Nearly as big as the rest of the New England states put together, Maine is known for its long coastline, rocky islands and majestic mountains. Outdoor types love the hiking and biking, and in winter, skiing and boarding. Year-round, there is great shopping, the freshest seafood, and fine museums.
One of the USA’s most popular national parks, Acadia covers 40,000 glorious acres (16,000 hectares) on the Maine coast, 3.5 hours northeast of Portland. Follow the 27-mile (44 km) Park Loop Road around Mount Desert Island, one of the largest islands on the USA’s East Coast. Hike the 120-mile (195 km) network of trails, or pedal along the 51 miles (82 km) of gravel-surfaced “carriage roads”. Originally built for horses and carriages, these are perfect for mountain biking. Other activities include rock climbing and sailing around and between the islands. On the summit of 1,532-ft (467m) Cadillac Mountain, you can be first in the United States to see the sun rise.
“Maine” and “lobster” go together like love and marriage. What could be better than a freshly-steamed lobster with melted butter — eaten with your fingers? But why not learn more about lobster aboard a lobster boat? Tours are offered at fishing villages along the coast; go out with a captain and watch him pull traps. As well as eating in “lobster shacks”, enjoy the freshest seafood and local produce prepared by award-winning chefs; choose from world-class restaurants, charming mountain inns and rustic sporting camps.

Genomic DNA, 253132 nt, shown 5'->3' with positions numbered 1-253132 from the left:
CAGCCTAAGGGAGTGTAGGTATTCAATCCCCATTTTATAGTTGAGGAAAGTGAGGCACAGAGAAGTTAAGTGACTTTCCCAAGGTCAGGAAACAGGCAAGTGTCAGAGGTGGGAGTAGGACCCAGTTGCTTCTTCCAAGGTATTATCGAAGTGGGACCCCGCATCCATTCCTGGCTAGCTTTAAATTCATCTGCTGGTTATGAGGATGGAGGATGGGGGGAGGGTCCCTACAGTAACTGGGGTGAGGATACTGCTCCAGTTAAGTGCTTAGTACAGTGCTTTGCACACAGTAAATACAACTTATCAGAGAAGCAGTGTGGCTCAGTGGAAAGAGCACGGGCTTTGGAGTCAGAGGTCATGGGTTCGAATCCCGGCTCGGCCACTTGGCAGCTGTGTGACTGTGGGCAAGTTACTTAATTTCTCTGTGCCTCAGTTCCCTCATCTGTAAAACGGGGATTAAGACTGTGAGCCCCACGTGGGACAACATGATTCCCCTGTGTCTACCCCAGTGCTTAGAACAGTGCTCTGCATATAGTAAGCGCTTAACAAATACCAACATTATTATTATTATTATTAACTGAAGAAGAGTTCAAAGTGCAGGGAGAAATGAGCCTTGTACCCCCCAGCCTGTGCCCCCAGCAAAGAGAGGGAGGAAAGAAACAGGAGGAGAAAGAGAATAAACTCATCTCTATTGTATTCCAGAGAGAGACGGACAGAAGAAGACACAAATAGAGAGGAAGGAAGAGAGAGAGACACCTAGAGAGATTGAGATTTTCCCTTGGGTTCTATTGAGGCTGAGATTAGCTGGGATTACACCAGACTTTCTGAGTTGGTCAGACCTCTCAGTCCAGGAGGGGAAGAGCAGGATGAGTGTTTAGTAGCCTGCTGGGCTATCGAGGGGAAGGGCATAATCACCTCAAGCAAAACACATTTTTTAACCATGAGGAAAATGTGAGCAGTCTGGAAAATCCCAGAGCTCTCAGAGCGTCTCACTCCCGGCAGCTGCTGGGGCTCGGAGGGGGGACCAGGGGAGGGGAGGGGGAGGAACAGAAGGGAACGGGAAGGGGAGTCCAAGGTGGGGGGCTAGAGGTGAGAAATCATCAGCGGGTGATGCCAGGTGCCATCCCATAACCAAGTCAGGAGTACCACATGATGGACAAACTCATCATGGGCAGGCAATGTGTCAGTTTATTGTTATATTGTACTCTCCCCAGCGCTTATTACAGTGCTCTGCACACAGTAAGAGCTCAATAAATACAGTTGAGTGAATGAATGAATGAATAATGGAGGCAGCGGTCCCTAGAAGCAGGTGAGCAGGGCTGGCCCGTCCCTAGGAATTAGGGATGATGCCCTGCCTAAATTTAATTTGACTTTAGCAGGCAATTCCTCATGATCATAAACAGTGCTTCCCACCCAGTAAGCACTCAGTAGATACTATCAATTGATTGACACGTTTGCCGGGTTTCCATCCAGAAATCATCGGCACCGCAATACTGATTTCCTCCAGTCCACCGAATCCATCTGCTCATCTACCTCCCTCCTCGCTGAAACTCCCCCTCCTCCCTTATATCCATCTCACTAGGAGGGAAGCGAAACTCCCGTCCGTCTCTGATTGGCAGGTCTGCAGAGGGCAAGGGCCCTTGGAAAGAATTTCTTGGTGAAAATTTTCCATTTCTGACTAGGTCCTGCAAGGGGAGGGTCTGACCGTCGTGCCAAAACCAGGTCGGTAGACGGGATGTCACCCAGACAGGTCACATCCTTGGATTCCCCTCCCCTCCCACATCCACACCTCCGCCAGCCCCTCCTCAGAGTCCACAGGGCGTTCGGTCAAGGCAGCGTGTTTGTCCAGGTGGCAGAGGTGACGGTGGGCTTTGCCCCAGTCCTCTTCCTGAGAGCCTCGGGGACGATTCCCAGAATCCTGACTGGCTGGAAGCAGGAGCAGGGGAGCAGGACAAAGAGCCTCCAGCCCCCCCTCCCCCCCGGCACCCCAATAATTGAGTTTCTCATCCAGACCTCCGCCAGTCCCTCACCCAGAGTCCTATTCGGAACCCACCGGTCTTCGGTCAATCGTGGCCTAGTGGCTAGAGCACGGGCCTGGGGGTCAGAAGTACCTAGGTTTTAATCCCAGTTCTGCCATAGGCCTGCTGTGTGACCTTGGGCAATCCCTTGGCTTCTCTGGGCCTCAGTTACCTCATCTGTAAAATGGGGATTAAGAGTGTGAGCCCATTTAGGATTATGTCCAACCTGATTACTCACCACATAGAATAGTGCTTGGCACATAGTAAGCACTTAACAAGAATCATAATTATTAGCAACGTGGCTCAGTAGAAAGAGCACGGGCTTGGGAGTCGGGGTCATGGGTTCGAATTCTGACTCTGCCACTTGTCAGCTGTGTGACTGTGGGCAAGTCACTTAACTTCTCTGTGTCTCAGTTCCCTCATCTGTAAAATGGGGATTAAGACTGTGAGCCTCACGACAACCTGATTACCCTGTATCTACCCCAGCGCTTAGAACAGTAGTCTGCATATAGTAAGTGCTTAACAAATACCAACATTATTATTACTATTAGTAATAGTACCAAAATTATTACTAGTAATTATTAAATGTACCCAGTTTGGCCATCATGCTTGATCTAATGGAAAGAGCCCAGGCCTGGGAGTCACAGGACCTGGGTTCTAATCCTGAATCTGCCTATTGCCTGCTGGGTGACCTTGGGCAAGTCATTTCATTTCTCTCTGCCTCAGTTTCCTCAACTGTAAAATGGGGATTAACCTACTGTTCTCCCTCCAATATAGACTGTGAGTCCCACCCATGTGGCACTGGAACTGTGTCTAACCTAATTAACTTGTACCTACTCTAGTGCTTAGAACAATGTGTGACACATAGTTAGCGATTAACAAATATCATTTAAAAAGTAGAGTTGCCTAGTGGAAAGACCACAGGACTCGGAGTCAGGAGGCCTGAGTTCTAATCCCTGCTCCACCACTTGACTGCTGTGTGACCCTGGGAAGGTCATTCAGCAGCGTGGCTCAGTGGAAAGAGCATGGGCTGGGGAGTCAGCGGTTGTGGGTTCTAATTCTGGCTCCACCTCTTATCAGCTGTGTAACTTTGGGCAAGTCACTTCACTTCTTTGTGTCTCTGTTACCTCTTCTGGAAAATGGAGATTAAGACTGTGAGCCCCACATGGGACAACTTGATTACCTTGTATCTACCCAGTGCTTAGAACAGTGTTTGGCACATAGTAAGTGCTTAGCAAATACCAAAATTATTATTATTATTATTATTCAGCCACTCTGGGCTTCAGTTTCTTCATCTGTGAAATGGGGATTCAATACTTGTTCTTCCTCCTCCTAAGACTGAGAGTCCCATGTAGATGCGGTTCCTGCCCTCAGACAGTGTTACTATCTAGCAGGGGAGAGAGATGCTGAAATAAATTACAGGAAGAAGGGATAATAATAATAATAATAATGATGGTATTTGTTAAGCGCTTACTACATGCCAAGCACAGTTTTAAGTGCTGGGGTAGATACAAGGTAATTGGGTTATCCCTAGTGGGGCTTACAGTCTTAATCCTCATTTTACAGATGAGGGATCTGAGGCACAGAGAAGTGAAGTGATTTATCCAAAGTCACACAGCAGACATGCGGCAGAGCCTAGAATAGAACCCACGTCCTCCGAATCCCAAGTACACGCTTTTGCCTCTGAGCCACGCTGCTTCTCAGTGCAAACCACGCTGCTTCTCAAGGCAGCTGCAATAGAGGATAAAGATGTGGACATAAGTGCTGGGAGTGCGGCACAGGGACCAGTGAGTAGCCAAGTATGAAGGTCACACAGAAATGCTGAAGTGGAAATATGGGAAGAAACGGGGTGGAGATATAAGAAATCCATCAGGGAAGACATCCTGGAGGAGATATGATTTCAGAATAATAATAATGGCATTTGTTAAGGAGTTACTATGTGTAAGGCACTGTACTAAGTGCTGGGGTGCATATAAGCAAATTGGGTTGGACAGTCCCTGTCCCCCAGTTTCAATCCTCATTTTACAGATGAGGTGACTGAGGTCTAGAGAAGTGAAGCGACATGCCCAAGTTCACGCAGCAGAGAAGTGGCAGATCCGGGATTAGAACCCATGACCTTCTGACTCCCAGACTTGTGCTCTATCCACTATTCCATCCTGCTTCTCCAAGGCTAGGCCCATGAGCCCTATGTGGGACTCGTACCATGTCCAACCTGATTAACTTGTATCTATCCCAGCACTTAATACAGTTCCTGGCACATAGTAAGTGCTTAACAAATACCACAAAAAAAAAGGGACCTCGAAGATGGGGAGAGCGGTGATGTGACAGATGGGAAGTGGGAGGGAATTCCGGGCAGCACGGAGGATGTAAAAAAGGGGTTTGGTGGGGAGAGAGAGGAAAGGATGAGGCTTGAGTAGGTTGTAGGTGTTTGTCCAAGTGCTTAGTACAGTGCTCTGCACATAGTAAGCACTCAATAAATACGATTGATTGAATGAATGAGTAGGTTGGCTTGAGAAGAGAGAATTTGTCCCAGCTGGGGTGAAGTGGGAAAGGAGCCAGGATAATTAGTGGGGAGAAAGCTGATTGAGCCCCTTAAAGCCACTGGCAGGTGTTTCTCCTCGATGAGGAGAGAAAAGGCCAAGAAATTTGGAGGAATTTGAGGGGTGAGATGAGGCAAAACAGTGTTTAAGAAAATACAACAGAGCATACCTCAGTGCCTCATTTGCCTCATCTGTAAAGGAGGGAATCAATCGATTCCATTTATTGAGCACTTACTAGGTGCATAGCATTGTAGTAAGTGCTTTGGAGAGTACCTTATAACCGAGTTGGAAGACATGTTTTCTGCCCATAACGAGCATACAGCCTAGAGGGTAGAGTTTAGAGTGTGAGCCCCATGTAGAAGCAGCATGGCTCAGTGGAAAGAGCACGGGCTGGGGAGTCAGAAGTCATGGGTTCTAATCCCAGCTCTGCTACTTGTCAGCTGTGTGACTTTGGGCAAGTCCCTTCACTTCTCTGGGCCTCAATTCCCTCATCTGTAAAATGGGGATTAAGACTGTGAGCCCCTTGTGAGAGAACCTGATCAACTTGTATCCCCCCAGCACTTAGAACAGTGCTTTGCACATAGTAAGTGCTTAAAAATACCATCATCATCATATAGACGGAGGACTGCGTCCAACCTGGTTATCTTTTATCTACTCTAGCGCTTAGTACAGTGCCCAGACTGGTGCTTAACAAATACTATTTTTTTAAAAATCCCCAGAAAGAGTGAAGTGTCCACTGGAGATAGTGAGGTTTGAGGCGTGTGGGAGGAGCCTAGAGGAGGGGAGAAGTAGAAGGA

Which is the prettiest route in a state crisscrossed by gorgeous, empty roads? The National Scenic Byways Program highlights three of Maine’s most spectacular drives, along with the All-American Road encircling Mount Desert Island. As well as stunning views, expect history and local culture. Canny vacationers know that the best time to see the spectacular scenery is the autumn/fall when millions of Maine trees show off their true colors.
With some 5,000 miles of coastline, Maine is famous for its lighthouses. More than 60 stand along the shore, and some are centuries old. Spot them on coastal Route 1; drive down the peninsulas to find the most dramatic settings; and see them from the water. Take a lighthouse cruise from the Maine Maritime Museum in Bath or see them from the deck of an historic windjammer, a traditional schooner (see below).
Windjammer is the New England word for a schooner and Maine is the only state to have a large, historic fleet of these romantic ships of yesteryear. Take a cruise to enjoy salt spray, grand sunsets and close-up views of whales, seals and puffins. Go for a weekend or longer; stop for a beach picnic on an island. With their solid hulls, masts and billowing sails, windjammers are part of the region’s maritime heritage. Help to haul the mainsail or just sunbathe on deck: The Maine Windjammer Association has a special package for you.
Also see: Camden/Rockland